This is not my hypothesis. It might be Fredkin or Schmidhuber hypothesis, but not mine. My hypothesis is the hypothesis that "I am a machine", which is ambiguous, so I put it in the form of "yes doctor", which means that there exist a level such that my consciousness remains unchanged for a digital functional substitution done at that level.

And then the reasoning shows that the physical universe(s), are not generated by any computation. Computations generated my consciousness, and the physical universe is what my consciousness can predict from the mixing of determinacy and 1-indterminacy in the UD* (or sigma_1 part of arithmetic).

If instead we found our environment and observations of it to be perfectly deterministic, this would have ruled out mechanism+a single or finite universe. Further, there is a growing collection of evidence that in most universes, conscious life is impossible.

There's a popular idea that most possible universes are inhospitable to conscious life: a theory that might well be false under Bruno's hypothesis in which consciousness and universes are both realized by computation.

Not really. Only consciousness (although there are instant consciousness: each conscious interval might interfere with the result of the indeterminacy, and in case the level is very low, that might play a role in the qualia).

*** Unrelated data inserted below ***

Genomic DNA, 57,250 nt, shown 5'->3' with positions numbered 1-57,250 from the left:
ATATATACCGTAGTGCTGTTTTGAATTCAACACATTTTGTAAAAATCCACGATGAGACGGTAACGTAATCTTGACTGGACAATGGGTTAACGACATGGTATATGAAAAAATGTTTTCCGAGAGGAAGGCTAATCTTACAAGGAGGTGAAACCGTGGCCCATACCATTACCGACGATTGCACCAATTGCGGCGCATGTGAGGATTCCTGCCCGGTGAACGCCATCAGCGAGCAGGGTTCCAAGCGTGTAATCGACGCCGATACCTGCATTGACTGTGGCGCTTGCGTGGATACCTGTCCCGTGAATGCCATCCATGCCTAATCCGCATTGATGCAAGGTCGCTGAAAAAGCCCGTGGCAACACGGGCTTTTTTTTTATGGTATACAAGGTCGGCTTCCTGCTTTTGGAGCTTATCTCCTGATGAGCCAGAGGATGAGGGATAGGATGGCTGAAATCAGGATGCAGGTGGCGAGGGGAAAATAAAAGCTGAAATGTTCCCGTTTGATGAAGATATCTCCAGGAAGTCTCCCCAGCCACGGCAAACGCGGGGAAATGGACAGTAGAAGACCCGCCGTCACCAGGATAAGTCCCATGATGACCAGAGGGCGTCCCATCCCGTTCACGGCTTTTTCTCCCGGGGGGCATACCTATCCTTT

In any case it doesn't warrant the conclusion that all possible universes exist.

Well, it might be simpler to say that comp entails the non existence, and even the non sense of any ontologically primary physical universe. For a comp believer, physical universe is a failed hypothesis. It does not explain the appearance of physical universes, as UDA shows (or should show).

This can also be considered as confirmation of the theory that there exists a huge diversity in structures that have existence. Just because one proposed test will not work should not imply a theory is untestable.

A final thought: Consider what our universe would look like if you were a being outside it. You would not be affected by the gravity of objects in our universe, for gravity only affects physical objects in this universe. You could not see the stars or galaxies of our universe, for photons never leave it. There would be no relativity of size, or time, or distance between your perspective and that within our universe. You could not say what time it happened to be in our universe, or whether the world had even formed yet or long ago ended. You could in no way make your presence known to us in this universe, for our universe is bound to follow certain fixed laws. In summary, outside our universe there is no evidence we even exist; our entire universe is merely an abstract, immutable and timeless mathematical object.

That's a complete non sequitur.

From the outside, one could study our universe through the window of math and computer simulation,

I could study a mathematical or computational representation, but that's not the same as studying our universe -

In case such a universe exists in some basic ontological sense, but that's incompatible with the idea that the brain works like a natural machine.


unless you beg the question.